Prime Minister Narendra Modi today congratulated the Indian Navy and Cochin Shipyard Limited for the maiden sea trial of India’s first indigenous aircraft carrier (IAC) Vikrant. With a planned induction of Vikrant in less than a year, India is set to join a select group of countries having the capability to indigenously design and build an aircraft carrier.
Taking to Twitter, Modi said Vikrant was a “wonderful example” of the country’s quest for the ‘Make in India’ initiative.
“The Indigenous Aircraft Carrier ‘Vikrant’, designed by Indian Navy’s Design Team and built by @cslcochin, undertook its maiden sea sortie today. A wonderful example of @makeinindia. Congratulations to @indiannavy and @cslcochin on this historic milestone,” Modi posted on Twitter, along with the images of Vikrant.
Earlier today, the Ministry of Defence said in a statement that the warship had been designed with a “very high degree of automation for machinery operation, ship navigation and survivability.” “This is a major milestone activity and historical event. Reaching this milestone is significant as they have been achieved barring the current pandemic challenges and imponderables,” it said.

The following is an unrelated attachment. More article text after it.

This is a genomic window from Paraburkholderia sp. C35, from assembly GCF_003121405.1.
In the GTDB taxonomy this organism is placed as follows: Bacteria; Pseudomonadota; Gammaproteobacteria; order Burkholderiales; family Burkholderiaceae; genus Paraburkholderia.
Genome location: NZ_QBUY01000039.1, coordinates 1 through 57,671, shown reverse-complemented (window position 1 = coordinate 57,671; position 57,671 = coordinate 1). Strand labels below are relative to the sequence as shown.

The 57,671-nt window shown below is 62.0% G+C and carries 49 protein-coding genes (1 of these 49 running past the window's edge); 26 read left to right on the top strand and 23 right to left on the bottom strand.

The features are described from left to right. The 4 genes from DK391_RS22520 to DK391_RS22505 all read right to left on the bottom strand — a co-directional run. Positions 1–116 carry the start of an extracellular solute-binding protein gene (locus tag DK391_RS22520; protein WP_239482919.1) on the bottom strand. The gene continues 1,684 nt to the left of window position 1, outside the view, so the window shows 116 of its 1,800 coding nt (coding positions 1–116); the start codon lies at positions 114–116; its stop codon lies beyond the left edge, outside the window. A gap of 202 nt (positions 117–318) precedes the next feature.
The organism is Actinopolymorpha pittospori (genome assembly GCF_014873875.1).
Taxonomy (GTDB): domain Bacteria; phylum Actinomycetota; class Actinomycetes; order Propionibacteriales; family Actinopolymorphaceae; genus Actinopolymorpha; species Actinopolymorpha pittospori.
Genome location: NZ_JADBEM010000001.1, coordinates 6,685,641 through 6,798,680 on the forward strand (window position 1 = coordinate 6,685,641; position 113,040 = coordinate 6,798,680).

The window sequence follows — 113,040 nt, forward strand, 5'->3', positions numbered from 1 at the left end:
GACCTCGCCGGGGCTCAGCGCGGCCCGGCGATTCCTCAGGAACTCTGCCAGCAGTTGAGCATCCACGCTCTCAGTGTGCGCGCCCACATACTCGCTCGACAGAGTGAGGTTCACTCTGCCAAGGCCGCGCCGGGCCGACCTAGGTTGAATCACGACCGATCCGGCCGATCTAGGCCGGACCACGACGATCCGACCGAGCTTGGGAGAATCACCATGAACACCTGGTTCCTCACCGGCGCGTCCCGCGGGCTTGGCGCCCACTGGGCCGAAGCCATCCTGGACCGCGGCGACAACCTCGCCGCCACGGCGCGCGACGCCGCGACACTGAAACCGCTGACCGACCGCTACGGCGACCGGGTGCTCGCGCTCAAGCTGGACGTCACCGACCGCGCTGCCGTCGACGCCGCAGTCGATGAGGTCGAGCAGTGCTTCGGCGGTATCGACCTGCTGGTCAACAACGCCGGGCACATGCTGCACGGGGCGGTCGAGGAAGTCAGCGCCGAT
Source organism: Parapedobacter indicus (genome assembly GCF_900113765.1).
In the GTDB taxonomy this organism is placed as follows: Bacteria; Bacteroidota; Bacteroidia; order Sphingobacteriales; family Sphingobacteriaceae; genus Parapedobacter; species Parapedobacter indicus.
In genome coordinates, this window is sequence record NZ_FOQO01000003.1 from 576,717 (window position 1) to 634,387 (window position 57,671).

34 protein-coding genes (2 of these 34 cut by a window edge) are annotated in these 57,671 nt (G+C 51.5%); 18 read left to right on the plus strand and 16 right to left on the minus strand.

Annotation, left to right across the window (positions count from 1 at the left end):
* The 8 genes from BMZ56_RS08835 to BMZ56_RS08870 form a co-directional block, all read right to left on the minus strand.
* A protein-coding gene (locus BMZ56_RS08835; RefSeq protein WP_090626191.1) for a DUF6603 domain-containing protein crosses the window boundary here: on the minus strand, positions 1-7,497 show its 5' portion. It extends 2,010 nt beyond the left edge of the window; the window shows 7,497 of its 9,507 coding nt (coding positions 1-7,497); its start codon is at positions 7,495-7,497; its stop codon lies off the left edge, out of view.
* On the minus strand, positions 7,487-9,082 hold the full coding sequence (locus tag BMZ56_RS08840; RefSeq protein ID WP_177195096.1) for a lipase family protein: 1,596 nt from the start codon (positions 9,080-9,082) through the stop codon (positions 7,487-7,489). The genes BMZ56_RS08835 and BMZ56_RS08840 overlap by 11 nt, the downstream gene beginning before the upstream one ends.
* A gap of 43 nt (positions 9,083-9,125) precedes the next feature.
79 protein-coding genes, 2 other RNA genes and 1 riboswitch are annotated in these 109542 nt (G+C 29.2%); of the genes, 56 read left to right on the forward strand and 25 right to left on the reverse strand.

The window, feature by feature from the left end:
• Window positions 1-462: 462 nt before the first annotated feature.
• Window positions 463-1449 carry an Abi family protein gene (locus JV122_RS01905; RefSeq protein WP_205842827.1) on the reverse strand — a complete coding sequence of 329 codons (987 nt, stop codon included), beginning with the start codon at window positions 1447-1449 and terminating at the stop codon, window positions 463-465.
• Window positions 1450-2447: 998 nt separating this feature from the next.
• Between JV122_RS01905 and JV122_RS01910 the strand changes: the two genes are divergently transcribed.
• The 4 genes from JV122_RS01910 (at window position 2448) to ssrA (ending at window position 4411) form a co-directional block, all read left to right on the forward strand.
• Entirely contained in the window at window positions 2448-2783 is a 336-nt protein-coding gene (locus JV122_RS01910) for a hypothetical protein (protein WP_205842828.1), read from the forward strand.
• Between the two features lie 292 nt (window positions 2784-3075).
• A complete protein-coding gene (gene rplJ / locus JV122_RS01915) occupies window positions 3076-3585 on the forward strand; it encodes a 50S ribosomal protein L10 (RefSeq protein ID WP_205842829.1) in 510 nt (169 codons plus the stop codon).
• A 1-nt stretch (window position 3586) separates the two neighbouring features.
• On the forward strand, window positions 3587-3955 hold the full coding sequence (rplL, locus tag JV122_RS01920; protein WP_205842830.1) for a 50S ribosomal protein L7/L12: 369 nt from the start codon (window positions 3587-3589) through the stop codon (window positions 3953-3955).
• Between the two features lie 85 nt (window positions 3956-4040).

Indian Navy describes Vikrant
- Vikrant is named after the Majestic-class aircraft carrier which was operated by the Indian Navy from 1961 to 1997.
- With a flight deck area covering the size of two football fields, the warship is 262 m long, 62 m at the widest part and a height of 59 m including the superstructure.
- With over 2,300 compartments, the aircraft carrier is designed for a crew of around 1,700 people. Vikrant has specialised cabins for women officers.
- It can achieve a top speed of around 28 knots and cruising speed to 18 knots, with an endurance of about 7,500 nautical miles.
- The mammoth steel structure of 21,500 tonnes of special grade steel has a displacement of about 40,000 tonnes.